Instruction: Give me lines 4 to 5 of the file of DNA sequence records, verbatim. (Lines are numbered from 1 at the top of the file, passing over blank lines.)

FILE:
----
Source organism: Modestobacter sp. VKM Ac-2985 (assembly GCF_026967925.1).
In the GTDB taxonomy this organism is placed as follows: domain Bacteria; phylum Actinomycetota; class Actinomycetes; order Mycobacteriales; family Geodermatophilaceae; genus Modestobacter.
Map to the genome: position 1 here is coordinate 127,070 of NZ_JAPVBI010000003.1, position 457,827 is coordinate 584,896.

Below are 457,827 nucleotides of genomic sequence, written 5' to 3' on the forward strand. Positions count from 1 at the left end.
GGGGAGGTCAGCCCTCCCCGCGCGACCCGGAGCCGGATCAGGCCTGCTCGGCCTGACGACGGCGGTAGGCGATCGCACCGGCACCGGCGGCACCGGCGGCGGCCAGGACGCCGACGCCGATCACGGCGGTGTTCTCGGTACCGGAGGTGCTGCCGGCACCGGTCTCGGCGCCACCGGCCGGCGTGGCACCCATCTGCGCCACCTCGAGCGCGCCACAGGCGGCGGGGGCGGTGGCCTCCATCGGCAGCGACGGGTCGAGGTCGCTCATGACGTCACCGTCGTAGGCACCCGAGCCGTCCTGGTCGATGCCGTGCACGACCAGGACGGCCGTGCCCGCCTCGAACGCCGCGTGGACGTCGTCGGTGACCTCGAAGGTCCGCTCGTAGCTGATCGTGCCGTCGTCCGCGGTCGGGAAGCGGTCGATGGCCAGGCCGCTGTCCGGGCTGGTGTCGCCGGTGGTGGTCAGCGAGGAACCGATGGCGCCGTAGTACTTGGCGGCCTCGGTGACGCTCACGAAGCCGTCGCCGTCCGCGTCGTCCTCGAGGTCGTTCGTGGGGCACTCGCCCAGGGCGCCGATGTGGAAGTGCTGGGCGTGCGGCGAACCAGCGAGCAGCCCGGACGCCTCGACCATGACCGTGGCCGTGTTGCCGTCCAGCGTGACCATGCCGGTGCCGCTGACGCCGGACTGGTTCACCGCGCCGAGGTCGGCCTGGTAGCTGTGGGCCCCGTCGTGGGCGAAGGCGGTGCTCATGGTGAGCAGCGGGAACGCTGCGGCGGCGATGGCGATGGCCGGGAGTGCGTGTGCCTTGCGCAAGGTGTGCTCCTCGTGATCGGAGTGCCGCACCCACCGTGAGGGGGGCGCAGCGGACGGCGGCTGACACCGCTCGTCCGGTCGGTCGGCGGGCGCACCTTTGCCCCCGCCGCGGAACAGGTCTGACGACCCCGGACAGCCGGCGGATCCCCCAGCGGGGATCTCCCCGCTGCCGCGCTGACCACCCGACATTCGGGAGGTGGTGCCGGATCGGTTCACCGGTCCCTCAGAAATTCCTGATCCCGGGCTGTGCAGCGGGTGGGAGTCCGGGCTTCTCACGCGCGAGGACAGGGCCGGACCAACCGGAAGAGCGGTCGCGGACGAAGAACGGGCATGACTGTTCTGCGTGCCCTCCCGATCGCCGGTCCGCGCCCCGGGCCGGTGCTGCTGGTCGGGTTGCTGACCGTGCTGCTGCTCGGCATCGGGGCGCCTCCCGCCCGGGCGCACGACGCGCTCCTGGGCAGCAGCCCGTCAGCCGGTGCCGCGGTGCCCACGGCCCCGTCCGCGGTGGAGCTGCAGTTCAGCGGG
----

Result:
Below are 457,827 nucleotides of genomic sequence, written 5' to 3' on the forward strand. Positions count from 1 at the left end.
GGGGAGGTCAGCCCTCCCCGCGCGACCCGGAGCCGGATCAGGCCTGCTCGGCCTGACGACGGCGGTAGGCGATCGCACCGGCACCGGCGGCACCGGCGGCGGCCAGGACGCCGACGCCGATCACGGCGGTGTTCTCGGTACCGGAGGTGCTGCCGGCACCGGTCTCGGCGCCACCGGCCGGCGTGGCACCCATCTGCGCCACCTCGAGCGCGCCACAGGCGGCGGGGGCGGTGGCCTCCATCGGCAGCGACGGGTCGAGGTCGCTCATGACGTCACCGTCGTAGGCACCCGAGCCGTCCTGGTCGATGCCGTGCACGACCAGGACGGCCGTGCCCGCCTCGAACGCCGCGTGGACGTCGTCGGTGACCTCGAAGGTCCGCTCGTAGCTGATCGTGCCGTCGTCCGCGGTCGGGAAGCGGTCGATGGCCAGGCCGCTGTCCGGGCTGGTGTCGCCGGTGGTGGTCAGCGAGGAACCGATGGCGCCGTAGTACTTGGCGGCCTCGGTGACGCTCACGAAGCCGTCGCCGTCCGCGTCGTCCTCGAGGTCGTTCGTGGGGCACTCGCCCAGGGCGCCGATGTGGAAGTGCTGGGCGTGCGGCGAACCAGCGAGCAGCCCGGACGCCTCGACCATGACCGTGGCCGTGTTGCCGTCCAGCGTGACCATGCCGGTGCCGCTGACGCCGGACTGGTTCACCGCGCCGAGGTCGGCCTGGTAGCTGTGGGCCCCGTCGTGGGCGAAGGCGGTGCTCATGGTGAGCAGCGGGAACGCTGCGGCGGCGATGGCGATGGCCGGGAGTGCGTGTGCCTTGCGCAAGGTGTGCTCCTCGTGATCGGAGTGCCGCACCCACCGTGAGGGGGGCGCAGCGGACGGCGGCTGACACCGCTCGTCCGGTCGGTCGGCGGGCGCACCTTTGCCCCCGCCGCGGAACAGGTCTGACGACCCCGGACAGCCGGCGGATCCCCCAGCGGGGATCTCCCCGCTGCCGCGCTGACCACCCGACATTCGGGAGGTGGTGCCGGATCGGTTCACCGGTCCCTCAGAAATTCCTGATCCCGGGCTGTGCAGCGGGTGGGAGTCCGGGCTTCTCACGCGCGAGGACAGGGCCGGACCAACCGGAAGAGCGGTCGCGGACGAAGAACGGGCATGACTGTTCTGCGTGCCCTCCCGATCGCCGGTCCGCGCCCCGGGCCGGTGCTGCTGGTCGGGTTGCTGACCGTGCTGCTGCTCGGCATCGGGGCGCCTCCCGCCCGGGCGCACGACGCGCTCCTGGGCAGCAGCCCGTCAGCCGGTGCCGCGGTGCCCACGGCCCCGTCCGCGGTGGAGCTGCAGTTCAGCGGG